Hartmann was critical of the process the county uses for verifying water rights and adequacy, the difficulty the public might have in understanding the odor control complaint process and the apparently illegal expansion of cultivation on the site as a legal nonconforming use.
“Given that I, too, look on this operation from my home, I have to comment on legal nonconforming [use] … it has expanded tremendously from the footprint it originally had and expanded tremendously from medical to retail,” Hartmann said.
“And that, to me, is certainly not what we intended and it cannot go unremarked,” she said, adding, “I don’t know what we can do about it.”
But her reason for withholding her vote was based on the potential concentration of cannabis cultivation in the Santa Rita Hills from project applications that are already in the permitting pipeline, which she called “untenable.”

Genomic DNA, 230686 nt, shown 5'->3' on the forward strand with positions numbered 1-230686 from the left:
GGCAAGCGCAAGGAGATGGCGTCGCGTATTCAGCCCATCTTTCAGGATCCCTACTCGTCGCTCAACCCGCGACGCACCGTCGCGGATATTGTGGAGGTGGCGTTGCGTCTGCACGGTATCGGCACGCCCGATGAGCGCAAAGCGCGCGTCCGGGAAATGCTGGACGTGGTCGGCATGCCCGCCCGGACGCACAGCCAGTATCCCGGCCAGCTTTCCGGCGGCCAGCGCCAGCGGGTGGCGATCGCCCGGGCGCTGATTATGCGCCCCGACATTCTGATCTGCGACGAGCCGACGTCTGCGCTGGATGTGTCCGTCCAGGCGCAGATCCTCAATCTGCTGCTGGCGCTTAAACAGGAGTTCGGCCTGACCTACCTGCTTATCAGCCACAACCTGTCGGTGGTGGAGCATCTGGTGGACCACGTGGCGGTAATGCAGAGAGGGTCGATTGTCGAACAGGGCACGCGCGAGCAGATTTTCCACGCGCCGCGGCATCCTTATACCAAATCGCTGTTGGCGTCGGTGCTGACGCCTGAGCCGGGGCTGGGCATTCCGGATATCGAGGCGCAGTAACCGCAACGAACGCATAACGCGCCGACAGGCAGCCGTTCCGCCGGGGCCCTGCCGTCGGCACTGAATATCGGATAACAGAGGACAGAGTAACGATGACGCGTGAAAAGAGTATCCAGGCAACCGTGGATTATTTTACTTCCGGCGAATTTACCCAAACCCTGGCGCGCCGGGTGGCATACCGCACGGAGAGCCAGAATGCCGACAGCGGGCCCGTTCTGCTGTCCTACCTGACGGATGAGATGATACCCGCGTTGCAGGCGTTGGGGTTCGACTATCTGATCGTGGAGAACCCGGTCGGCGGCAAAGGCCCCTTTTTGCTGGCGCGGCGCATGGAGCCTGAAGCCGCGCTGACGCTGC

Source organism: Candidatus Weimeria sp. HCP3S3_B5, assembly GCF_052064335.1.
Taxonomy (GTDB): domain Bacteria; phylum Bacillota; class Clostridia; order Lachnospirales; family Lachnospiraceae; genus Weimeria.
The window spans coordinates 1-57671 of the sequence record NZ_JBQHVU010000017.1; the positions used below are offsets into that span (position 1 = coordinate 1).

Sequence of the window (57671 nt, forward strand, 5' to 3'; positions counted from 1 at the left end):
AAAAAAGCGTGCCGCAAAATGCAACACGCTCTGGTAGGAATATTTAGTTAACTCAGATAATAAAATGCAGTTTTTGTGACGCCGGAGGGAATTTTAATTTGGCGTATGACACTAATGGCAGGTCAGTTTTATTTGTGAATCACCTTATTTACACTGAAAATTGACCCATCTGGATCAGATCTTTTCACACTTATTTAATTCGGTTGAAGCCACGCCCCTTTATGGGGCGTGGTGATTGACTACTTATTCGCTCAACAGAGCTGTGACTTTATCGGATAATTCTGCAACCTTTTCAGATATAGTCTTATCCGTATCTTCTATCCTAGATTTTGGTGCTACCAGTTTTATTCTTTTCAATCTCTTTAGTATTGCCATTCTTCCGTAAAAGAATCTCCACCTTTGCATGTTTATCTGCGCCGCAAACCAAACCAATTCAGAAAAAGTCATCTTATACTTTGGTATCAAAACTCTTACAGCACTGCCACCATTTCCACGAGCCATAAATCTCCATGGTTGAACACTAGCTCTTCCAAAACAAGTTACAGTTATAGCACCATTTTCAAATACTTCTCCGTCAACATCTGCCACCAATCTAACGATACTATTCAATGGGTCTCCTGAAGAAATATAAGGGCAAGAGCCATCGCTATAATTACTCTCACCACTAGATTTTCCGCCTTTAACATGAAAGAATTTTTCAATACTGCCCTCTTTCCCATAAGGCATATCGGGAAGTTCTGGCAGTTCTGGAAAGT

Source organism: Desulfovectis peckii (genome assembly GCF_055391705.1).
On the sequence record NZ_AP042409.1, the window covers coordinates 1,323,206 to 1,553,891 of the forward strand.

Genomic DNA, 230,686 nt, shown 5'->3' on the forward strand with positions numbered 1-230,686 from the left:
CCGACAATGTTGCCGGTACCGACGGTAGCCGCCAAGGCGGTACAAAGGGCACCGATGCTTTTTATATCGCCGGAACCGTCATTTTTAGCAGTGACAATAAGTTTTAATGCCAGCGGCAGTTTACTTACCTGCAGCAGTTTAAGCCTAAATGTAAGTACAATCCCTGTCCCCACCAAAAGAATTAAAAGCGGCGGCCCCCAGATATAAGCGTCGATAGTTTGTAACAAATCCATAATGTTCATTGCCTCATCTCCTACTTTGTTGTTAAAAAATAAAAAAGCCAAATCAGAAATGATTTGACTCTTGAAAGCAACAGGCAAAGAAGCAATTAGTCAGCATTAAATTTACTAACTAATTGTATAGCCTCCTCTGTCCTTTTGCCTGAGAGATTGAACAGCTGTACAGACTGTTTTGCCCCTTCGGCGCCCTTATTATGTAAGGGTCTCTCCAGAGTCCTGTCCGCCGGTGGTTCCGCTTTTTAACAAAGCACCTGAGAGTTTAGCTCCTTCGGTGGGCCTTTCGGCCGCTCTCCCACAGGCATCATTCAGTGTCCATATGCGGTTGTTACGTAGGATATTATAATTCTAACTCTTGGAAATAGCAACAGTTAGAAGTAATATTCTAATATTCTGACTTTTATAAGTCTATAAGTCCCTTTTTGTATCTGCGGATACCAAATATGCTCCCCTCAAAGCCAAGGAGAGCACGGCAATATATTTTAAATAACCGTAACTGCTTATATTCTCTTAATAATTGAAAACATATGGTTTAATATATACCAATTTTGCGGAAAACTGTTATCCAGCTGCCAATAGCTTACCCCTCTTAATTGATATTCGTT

“I have a great deal of difficulty in adding to this without knowing what’s coming,” she said, noting her inclination would be to abstain in the vote, which she said she had never done.
Other supervisors expressed a few concerns about the project but generally praised applicant John DeFriel for his efforts to respond to opponents’ complaints, primarily concerning odor control, as well as Marc Chytilo, representing the appellants, for raising certain issues, particularly about water.
Supervisors said their combined efforts resulted in a better project.
“Considering all the scrutiny this project has deservedly gotten — it’s a big project in a sensitive area — I’m prepared to support the project,” 2nd District Supervisor Gregg Hart said.